Good Works that Pinch

Some Sunday thoughts for my Christian followers:

Do your good works ever sting? I’ve been pondering this lately as we’ve been in a particularly heavy patch of foster parenting— but this isn’t just about fostering, so read on even if you aren’t in the fostery world!

I remember hearing adults and teenagers after going on short term missions or serving underprivileged people at soup kitchens say things like “I really was the one who left blessed!” Or “helping those kids really filled my cup.” I want to ask you: is the goal of doing good works in the name of Jesus to bless you with good feelings, or is it to be obedient— even if you get nothing out of it?

You may ask, “Well, Rachel, can’t we have both?” And I’m not going to say a flat out no, but I am going to say that your motivation for doing good works actually matters, and if that motivation is just to feel good? Sorry, friend, it’s the wrong one.

After getting your motivation in the right place, it’s time to look at the question I first posed: is this gonna sting? Pinch? Heck, is it gonna punch?! When you’re in a comfortable spot financially, it isn’t going to sting to throw some cash to sponsor an orphan in Africa. When you’re driving your BMW SUV, it isn’t going pinch to buy a fast food meal for a homeless person. If you are inundated with material things, it isn’t going to make you wince to give some of those items to someone in need. Don’t get me wrong, those are all good things to do, because they benefit someone else, but as Christians, we are called to take up a cross, and if I read my Bible right, that doesn’t seem like a super easy peasy task that brings a lot of immediate joy and sparkle to our lives with little to no sacrifice.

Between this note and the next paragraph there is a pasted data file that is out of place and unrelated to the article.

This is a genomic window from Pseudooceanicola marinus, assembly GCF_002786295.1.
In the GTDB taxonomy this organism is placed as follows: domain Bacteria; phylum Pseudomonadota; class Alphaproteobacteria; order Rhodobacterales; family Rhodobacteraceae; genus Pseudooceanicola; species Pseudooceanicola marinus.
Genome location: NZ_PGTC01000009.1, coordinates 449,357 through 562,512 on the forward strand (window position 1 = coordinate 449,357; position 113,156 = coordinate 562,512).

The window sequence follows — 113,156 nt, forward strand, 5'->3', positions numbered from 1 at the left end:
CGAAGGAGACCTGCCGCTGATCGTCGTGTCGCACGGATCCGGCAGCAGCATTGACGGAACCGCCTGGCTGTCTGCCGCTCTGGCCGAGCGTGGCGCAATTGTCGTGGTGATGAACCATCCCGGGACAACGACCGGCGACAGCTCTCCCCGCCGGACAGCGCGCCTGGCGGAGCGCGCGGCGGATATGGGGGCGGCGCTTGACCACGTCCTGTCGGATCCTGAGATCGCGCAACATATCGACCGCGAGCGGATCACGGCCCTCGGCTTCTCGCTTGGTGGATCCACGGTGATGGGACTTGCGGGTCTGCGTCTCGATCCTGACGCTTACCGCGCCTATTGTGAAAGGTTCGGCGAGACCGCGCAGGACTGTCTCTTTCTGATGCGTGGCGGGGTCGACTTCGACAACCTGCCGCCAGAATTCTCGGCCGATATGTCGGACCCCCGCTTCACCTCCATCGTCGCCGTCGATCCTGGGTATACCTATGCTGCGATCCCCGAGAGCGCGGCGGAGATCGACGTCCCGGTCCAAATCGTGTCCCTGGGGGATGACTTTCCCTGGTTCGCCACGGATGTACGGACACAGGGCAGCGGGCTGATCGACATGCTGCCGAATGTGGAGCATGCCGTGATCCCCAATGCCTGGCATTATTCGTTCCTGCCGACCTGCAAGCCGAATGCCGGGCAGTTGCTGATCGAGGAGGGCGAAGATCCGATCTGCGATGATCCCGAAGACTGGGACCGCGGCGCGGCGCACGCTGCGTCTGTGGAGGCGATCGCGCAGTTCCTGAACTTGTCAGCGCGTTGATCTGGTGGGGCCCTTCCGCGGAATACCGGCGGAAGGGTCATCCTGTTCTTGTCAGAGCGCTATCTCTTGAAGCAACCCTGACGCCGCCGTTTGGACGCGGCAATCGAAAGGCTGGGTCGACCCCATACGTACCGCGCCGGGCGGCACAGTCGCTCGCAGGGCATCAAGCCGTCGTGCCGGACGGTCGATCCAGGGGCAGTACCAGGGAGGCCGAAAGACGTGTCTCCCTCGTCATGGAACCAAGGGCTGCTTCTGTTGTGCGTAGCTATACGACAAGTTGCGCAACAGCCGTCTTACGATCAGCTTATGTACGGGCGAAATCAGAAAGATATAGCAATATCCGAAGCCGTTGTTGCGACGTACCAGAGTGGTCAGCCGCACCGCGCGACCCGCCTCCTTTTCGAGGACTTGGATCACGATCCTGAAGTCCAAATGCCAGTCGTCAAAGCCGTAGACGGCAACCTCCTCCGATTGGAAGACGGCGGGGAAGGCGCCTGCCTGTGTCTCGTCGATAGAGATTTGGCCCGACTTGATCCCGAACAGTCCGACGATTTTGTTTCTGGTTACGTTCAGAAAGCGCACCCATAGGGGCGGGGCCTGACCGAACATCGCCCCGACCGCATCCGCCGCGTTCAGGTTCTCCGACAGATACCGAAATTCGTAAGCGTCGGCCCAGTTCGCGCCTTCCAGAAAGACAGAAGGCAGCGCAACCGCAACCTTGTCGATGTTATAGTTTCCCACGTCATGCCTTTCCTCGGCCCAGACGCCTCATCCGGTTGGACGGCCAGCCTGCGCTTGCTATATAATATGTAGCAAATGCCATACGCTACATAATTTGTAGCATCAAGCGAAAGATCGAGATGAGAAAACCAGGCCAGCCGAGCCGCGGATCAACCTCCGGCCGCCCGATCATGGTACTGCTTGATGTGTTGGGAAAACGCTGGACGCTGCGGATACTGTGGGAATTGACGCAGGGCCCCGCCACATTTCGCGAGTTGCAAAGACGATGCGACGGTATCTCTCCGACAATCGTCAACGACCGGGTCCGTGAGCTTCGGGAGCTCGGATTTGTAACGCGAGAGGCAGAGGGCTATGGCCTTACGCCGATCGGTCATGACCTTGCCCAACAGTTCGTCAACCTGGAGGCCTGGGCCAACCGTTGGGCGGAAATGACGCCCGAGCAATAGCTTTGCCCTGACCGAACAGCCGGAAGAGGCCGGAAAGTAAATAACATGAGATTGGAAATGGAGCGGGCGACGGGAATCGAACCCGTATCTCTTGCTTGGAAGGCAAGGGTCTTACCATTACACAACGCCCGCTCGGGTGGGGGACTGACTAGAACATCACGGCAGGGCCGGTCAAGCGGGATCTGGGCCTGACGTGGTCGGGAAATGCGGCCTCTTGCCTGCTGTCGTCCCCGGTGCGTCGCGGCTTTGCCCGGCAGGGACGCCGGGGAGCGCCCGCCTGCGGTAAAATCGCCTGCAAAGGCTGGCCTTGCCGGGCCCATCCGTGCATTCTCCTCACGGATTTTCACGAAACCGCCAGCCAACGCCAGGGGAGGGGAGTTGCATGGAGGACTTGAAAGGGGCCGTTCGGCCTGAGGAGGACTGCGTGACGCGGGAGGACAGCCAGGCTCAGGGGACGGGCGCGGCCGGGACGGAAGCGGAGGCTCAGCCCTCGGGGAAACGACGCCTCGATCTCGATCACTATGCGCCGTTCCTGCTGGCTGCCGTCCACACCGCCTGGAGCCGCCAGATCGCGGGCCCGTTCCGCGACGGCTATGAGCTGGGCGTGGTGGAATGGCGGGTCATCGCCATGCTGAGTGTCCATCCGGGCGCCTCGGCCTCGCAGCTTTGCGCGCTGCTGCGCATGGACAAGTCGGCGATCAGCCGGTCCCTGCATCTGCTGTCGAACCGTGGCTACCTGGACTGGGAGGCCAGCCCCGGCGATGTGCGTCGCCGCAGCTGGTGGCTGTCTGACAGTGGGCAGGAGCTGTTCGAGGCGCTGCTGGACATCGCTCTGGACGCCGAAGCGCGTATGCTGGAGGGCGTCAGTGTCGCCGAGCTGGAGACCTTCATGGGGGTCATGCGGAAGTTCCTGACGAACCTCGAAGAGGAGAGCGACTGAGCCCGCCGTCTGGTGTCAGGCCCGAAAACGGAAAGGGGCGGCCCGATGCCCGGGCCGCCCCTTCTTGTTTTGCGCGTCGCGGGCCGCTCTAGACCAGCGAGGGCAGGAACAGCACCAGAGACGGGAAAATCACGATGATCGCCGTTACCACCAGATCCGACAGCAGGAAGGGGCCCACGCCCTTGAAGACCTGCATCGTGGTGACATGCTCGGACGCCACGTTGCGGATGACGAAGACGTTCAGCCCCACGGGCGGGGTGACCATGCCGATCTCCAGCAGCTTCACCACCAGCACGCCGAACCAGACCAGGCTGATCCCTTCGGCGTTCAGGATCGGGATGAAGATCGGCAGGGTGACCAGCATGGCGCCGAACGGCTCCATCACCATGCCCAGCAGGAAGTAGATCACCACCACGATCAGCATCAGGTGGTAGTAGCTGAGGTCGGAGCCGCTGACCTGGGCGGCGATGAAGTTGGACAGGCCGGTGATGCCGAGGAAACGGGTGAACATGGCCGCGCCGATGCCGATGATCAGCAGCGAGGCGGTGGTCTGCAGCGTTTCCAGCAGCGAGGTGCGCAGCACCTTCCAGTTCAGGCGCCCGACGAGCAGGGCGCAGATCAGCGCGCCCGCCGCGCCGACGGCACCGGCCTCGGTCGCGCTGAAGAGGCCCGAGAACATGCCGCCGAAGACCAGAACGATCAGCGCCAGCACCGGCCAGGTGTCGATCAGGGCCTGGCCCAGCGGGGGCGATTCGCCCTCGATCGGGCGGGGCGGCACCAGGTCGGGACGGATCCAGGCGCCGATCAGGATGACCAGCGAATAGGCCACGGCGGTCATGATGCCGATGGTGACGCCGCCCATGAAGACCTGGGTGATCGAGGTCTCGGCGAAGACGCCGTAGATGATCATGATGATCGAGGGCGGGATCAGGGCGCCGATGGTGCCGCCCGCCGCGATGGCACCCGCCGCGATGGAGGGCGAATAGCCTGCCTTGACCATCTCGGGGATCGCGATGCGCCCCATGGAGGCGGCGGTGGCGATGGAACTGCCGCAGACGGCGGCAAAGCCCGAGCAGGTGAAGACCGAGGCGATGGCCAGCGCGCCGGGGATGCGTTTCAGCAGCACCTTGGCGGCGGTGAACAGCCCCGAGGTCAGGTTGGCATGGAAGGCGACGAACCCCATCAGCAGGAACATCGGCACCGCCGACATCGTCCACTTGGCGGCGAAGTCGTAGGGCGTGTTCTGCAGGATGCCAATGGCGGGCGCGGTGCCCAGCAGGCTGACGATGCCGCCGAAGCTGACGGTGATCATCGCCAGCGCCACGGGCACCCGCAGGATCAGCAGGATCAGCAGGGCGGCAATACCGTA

We aren’t all blessed financially. If you are, give in that way, but check yourself if you’re only giving what doesn’t really affect you. However, what about a way that those with or without money can accomplish? Maybe it’s giving your time to help a less privileged family work on a house project. Maybe it’s giving up the idol of Instagram-worthy white carpet so you can host families in your home and practice true hospitality. Maybe it’s spending time being a true friend to someone that requires a lot of extra grace (yes, this could mean socially awkward, different from you, outside of your social circle, or even straight up annoying people). Maybe it’s realizing you have the space in your home to take in a foster child, a single parent and their child, or even your own aging parent when it would be easier to send them to a home.

As Christians, we aren’t supposed to be playing some Jesus flavored karma game where we do things for people to feel nice about ourselves and get good things in return. Listen, when it comes to fostering, co-parenting with drug addicts or violent people, being up all night with a feverish child who is not your own, and having 5,000 people in and out of your home at all hours does not fill my cup. It does not make me feel better about myself. It does not leave me more fulfilled than I was before. Plainly: sometimes it sucks, and I’m realizing that that’s okay. And I’m taking comfort in this. If I never see a single good thing in this journey while on earth, that’s alright. Jesus never promised me earthly ease and blessings. He never told me “you are gonna feel SO good about yourself if you do this.”

We may never see any tangible blessings this side of Heaven. We may never get any thanks, back pats, warm fuzzies, or accolades. In fact, we might even end up disappointed, drained, tired, exhausted, and depleted— but if our motivation is to give selflessly in Jesus’ name, for His glory (not our own), and to love others, that won’t really be a deterrent.

Give. Serve. Love. Even when it hurts—especially when it hurts.